"Keblang! Kerpow! It's amazing how long it takes to ink an onomatopoeia that lasts a single panel. So slow to create, yet it goes by so fast." Clive Jenkins is a comic genius, and yet we know so little about him. Jenkins got his start tagging old rail cars at the train depot during a stint as a hobo, but he got tired of all the convoluted arrows and fonts that noone could read. Well, that and seeing his masterpieces rolled over in flat gray once a month by some transit authority wash-out.

As we walk through the comic-adorned vestibule of his studio-cum-tudor flat, I can't help feeling a little giddy, what with being the first journalist allowed an interview in over 10 years (and no, I won't share my secret bribes!). After all, finding out how Jenkins crafts such gemological characters as 'Mr Snoffles' is one of the great unanswered questions in the field. Today I aim to find out.

"Inking is actually my favorite part," Clive says with a tug of his pipe. "I've got the sketch lines already there, and I have to commit to the work; it's crossing a threshold, if you will. You're reaching for that golden ring, and there's no return." With his left hand in the air holding an imaginary stylus, he motions through sketching, then inking, a magnified panel of 'Cleevus the Agonifier' slamming hoof-first into a protruding roofing nail as he talks.

Eager to get to the goods but hoping to time my question perfectly, I wait until I've suffered through two bowls of his succotash, a horrid dish he became fond of during his train-hopping days.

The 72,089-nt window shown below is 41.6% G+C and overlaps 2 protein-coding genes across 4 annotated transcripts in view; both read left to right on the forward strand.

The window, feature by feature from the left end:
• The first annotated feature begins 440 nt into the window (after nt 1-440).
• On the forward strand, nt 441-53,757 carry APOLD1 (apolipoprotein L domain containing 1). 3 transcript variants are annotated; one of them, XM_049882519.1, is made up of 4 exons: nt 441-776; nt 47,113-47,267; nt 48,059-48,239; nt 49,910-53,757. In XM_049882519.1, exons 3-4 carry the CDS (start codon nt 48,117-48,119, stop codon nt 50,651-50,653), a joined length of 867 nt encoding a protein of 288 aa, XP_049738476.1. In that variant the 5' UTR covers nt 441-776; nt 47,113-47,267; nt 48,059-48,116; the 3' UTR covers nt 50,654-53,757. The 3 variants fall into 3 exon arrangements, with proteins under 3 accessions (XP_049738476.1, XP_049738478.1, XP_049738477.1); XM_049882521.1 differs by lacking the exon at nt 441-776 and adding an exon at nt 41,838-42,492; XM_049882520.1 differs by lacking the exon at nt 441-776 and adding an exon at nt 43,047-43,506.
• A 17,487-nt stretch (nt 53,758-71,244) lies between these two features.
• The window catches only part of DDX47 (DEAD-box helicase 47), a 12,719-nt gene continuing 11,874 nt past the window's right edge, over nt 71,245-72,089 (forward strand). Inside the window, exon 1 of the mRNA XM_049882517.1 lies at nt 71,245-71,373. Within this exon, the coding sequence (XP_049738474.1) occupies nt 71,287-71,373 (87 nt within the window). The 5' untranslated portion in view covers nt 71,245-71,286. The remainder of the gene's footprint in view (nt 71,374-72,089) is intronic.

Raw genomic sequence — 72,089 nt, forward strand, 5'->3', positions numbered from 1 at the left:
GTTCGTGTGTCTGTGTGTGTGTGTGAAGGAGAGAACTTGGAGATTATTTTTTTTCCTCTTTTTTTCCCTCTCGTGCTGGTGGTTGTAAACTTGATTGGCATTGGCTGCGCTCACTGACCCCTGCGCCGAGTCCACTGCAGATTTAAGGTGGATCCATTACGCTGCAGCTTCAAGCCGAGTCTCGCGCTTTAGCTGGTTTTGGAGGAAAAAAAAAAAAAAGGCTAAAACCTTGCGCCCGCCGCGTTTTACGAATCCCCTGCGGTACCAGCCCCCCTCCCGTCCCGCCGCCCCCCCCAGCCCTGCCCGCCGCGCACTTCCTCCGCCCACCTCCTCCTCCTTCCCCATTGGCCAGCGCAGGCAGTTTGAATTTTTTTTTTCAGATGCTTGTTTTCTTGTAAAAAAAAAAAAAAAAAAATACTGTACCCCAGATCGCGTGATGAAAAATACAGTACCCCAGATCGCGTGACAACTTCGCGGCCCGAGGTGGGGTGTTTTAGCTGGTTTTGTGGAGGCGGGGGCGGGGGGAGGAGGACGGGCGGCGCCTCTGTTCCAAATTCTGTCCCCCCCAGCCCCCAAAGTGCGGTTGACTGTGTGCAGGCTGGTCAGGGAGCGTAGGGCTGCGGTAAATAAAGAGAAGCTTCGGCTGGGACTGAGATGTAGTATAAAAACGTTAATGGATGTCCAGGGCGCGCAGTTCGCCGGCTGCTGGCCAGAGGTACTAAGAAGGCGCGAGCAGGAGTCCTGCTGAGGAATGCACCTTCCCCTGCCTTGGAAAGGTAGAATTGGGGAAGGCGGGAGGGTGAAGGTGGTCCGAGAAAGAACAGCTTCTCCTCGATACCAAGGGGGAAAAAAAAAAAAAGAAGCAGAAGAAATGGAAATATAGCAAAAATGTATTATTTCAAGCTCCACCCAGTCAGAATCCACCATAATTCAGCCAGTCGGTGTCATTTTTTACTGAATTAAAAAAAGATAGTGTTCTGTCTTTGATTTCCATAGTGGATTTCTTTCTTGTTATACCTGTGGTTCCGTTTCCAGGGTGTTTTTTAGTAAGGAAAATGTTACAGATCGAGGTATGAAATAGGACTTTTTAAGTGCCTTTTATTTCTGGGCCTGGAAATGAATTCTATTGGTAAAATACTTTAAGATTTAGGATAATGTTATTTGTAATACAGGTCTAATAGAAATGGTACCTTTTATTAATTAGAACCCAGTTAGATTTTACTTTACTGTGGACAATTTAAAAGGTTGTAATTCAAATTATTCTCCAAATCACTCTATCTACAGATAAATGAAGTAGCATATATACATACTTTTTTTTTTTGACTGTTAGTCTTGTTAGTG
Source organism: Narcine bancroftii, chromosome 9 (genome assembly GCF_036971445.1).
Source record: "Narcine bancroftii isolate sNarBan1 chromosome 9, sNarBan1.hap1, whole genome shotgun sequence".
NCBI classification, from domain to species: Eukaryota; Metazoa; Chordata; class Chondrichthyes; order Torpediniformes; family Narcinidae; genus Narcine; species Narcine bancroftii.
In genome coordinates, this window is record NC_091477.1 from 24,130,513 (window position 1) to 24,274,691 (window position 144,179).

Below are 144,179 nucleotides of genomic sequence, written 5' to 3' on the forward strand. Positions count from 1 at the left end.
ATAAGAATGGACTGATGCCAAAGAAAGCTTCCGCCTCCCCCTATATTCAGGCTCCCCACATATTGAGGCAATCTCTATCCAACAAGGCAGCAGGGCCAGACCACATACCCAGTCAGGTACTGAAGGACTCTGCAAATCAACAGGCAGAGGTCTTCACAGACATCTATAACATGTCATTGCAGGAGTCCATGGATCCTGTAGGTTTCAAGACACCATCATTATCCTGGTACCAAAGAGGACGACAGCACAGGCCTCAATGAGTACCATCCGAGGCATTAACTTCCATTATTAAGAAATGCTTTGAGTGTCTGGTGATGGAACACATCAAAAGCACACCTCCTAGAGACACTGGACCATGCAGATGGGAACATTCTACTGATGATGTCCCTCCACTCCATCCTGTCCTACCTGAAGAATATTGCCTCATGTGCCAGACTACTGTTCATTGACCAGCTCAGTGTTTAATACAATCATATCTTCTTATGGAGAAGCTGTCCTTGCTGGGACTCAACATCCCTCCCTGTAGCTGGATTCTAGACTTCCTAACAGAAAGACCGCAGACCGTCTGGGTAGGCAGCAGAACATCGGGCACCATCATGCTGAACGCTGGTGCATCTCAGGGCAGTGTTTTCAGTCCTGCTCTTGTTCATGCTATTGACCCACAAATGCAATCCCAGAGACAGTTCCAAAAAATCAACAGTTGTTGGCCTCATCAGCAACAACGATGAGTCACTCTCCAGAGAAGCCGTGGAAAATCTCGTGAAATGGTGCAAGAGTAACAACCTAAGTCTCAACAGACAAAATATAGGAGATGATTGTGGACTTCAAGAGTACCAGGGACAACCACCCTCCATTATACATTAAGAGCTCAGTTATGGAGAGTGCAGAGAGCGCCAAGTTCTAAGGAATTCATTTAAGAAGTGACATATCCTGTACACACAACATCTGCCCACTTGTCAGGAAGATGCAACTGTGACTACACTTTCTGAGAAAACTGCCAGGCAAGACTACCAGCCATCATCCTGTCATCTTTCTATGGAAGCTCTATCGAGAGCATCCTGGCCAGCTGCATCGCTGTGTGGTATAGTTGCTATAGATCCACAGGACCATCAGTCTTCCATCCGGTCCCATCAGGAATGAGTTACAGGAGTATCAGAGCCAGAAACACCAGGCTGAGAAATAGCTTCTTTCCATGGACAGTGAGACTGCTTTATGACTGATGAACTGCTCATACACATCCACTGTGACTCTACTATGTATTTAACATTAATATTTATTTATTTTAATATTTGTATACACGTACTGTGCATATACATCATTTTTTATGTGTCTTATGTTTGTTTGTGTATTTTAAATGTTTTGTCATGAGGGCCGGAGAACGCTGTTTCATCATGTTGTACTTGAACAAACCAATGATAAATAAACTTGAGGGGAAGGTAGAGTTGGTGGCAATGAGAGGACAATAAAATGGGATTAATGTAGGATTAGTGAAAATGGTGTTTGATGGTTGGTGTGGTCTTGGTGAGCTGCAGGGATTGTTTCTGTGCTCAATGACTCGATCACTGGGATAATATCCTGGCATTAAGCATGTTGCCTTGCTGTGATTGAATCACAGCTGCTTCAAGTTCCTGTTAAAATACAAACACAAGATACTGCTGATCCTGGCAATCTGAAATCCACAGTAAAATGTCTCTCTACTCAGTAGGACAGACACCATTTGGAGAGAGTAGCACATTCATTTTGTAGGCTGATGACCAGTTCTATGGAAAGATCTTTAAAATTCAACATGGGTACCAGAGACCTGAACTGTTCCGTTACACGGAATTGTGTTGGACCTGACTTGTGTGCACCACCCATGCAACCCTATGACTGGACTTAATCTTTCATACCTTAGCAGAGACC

"So, from whence comes inspiration?", I ask, just as he lights up his after-dinner tobacco.

"Oh, mostly from dreams," he responds not a second later. Something's fishy. I push. "Dreams, eh?"

"Yeah, you know that Van Halen song?" Egad! Deflected! Well, maybe the world will never know his secret.

Self Reference for Safety

Ever since reading Douglas Hofstadter's Metamagical Themas, I've been fascinated with the theme of self reference. Gödel, Escher, Magritte, Lisp, self-stultification, the Epimenides Paradox (with implications on trust), Buddhism -- it comes up in many forms.

This sign displays it in a humorous way.

Other humorous examples of self reference can be found in Hofstadter's books. I've spent late nights cracking up with friends reading parts of Metamagical Themas aloud. Okay, maybe I'm easily amused by internal dialogue. Here are some other examples (from this site):

Break every rule.

All generalizations are misleading.

If somebody loves you, love them back unconditionally.

Thursday, February 8, 2007

ikea hacker - A Great Idea

Here's an example of remix culture at work -- ikea hacker. This blog (microsite?) encourages people to share their customizations of IKEA's products.

People hunting for ideas get their fix. IKEA gets free product research. The verdict: everyone wins.

Hey Corporations -- please don't be afraid of this.

Tuesday, February 6, 2007

Improv class #2